Microsoft founder Bill Gates has broken with other Silicon Valley giants by backing the FBI in its battle with Apple over hacking into a locked iPhone as part of the investigation into last December's San Bernardino terror attack. 

In an interview with the Financial Times published Tuesday, Gates said a court order requiring Apple to help the FBI access a work phone belonging to gunman Syed Farook was " a specific case where the government is asking for access to information. They are not asking for some general thing, they are asking for a particular case."

Gates went on to compare the FBI's request to accessing bank and telephone records. However, he added that the government must be subject to rules about when it can access such information.

"I hope that we have that debate so that the safeguards are built and so people do not opt — and this will be country by country — [to say] it is better that the government does not have access to any information," Gates said.

The San Bernardino County-issued iPhone 5C was used by Farook, who with his wife, Tashfeen Malik, killed 14 people at an office holiday party in December before they died in a gun battle with police. The government said they had been at least partly inspired by ISIS.

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The couple physically destroyed two personal phones so completely that the FBI has been unable to recover information from them.

Apple CEO Tim Cook has said that creating such software is a dangerous precedent that would threaten data security for millions by making essentially a master key that could later be duplicated and used against other phones.

Facebook CEO Mark Zuckerberg on Monday expressed his support for Apple while in Barcelona, Spain, to speak at the Mobile World Congress, saying he believes in helping the government in its fight against terrorism but that encryption is important.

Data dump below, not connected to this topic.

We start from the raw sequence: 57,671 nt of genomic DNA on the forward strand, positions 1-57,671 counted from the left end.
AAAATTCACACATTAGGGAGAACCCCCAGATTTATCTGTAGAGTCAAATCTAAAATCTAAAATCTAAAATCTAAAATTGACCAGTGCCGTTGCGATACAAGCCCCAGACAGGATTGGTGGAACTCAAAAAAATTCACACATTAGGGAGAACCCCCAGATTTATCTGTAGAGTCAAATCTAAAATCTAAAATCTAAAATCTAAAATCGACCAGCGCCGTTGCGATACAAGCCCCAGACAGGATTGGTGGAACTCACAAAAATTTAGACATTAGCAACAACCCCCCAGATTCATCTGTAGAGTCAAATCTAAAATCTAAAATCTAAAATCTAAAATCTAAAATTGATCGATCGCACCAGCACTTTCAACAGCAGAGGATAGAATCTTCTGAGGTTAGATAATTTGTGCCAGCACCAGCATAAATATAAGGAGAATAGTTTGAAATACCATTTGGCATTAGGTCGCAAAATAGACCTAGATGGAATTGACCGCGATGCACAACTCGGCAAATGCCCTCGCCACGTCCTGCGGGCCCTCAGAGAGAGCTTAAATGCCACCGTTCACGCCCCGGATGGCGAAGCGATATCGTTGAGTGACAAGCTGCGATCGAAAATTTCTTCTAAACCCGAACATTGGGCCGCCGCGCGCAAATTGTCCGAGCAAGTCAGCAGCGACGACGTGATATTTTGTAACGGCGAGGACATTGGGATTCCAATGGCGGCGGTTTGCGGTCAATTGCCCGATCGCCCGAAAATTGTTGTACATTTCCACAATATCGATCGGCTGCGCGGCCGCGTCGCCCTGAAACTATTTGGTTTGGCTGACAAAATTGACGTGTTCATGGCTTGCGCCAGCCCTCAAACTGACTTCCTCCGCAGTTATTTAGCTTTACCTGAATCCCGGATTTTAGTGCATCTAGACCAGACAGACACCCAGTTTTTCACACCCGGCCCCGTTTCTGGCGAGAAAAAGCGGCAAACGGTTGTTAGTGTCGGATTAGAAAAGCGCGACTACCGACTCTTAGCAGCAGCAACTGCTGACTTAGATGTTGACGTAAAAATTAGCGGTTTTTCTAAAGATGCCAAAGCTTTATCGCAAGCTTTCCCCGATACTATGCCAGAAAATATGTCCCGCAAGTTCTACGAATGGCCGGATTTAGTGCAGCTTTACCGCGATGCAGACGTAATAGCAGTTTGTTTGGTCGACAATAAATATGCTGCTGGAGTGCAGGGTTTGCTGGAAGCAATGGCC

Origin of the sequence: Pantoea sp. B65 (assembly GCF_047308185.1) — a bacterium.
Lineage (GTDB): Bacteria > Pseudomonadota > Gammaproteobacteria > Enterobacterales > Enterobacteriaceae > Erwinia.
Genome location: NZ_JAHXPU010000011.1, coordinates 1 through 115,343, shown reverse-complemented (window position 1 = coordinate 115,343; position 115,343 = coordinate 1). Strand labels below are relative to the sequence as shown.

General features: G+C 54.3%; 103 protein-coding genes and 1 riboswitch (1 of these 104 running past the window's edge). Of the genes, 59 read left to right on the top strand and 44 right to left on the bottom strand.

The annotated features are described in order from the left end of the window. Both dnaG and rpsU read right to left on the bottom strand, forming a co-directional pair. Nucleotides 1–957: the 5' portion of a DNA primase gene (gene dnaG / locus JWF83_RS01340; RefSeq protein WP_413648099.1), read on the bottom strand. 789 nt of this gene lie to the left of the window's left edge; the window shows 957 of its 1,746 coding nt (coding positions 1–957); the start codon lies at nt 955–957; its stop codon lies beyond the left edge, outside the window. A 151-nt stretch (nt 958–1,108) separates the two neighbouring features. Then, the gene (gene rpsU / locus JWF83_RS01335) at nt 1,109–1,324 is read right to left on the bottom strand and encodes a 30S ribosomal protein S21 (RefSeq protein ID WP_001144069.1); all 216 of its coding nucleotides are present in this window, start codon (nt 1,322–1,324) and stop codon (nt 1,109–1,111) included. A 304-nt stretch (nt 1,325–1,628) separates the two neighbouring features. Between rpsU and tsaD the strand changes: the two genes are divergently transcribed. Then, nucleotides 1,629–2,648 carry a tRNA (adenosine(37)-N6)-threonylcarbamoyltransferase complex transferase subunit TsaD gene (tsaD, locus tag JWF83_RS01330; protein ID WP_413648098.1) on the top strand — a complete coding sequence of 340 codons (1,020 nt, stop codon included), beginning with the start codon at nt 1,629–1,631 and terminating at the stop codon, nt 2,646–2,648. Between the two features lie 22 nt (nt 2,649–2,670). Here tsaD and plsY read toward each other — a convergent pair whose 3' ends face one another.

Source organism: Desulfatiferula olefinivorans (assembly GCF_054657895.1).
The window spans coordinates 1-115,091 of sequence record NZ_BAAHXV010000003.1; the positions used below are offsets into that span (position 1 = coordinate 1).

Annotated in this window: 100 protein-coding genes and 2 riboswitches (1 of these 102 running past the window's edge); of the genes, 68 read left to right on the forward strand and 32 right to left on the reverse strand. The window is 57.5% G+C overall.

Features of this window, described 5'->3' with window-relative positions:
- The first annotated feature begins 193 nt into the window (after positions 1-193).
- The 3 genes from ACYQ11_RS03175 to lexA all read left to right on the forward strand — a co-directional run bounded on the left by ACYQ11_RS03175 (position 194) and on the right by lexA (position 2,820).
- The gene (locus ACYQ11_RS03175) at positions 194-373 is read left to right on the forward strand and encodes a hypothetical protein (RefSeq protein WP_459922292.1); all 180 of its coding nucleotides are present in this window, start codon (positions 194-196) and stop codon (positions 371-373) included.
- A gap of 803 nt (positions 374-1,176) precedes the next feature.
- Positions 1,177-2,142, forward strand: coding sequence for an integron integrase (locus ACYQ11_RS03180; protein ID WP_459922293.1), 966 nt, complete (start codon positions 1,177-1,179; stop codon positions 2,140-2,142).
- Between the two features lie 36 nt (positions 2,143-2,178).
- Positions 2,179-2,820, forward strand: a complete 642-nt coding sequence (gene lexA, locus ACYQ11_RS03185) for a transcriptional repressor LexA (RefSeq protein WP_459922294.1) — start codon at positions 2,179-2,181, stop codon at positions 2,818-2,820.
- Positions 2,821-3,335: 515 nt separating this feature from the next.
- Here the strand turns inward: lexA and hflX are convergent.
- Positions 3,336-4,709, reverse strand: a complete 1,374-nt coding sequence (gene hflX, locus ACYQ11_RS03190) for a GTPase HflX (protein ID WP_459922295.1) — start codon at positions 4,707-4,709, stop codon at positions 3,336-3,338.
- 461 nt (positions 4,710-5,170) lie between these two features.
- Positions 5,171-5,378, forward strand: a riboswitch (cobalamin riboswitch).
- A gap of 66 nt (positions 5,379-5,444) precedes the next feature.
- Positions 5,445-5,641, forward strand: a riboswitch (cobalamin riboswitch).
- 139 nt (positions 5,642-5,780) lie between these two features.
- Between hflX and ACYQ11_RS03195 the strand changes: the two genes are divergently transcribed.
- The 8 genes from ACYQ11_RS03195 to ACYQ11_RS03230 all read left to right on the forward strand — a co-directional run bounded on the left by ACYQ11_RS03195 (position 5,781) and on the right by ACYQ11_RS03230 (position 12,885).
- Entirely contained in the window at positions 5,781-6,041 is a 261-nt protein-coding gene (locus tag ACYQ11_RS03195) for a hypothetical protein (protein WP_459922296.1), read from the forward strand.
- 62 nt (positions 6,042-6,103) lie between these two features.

"I don't think that back doors into encryption is going to increase security or is in the direction the world is going," he said. 

Twitter boss Jack Dorsey also tweeted his support last week for Cook's "leadership", while Google CEO Sundar Pichai said the order for Apple to hack the phone "could be a troubling precedent."

Meanwhile, family members of attack victims and survivors intend to file court papers in support of the original order by a federal magistrate.

The victims "have questions that go simply beyond the criminal investigation ... in terms of why this happened, how this happened, why they were targeted, is there anything about them on the iPhone -- things that are more of a personal victim" view, attorney Stephen Larson said, adding that the brief would be filed before March 3.

Robert Velasco, whose 27-year-old daughter Yvette Velasco was killed in the shooting, told The Associated Press that he didn't have to think long before agreeing to have his name added to the legal filing in support of the FBI.

"It is important to me to have my name in there," Velasco said. "I lost my daughter in this and I want the court to see that I am seeking justice for my daughter."

Gregory Clayborn, whose 27-year-old daughter, Sierra, died in the attack, said he hasn't been asked to join the case but believes Apple is obligated to unlock the phone.

"This makes me a little bit angry with Apple," Clayborn said. "It makes me question their interest in the safety of this country."

Clayborn said he understands Apple's concerns, but unlocking one phone for the FBI, he said, is "as simple as it gets."

The Associated Press contributed to this report.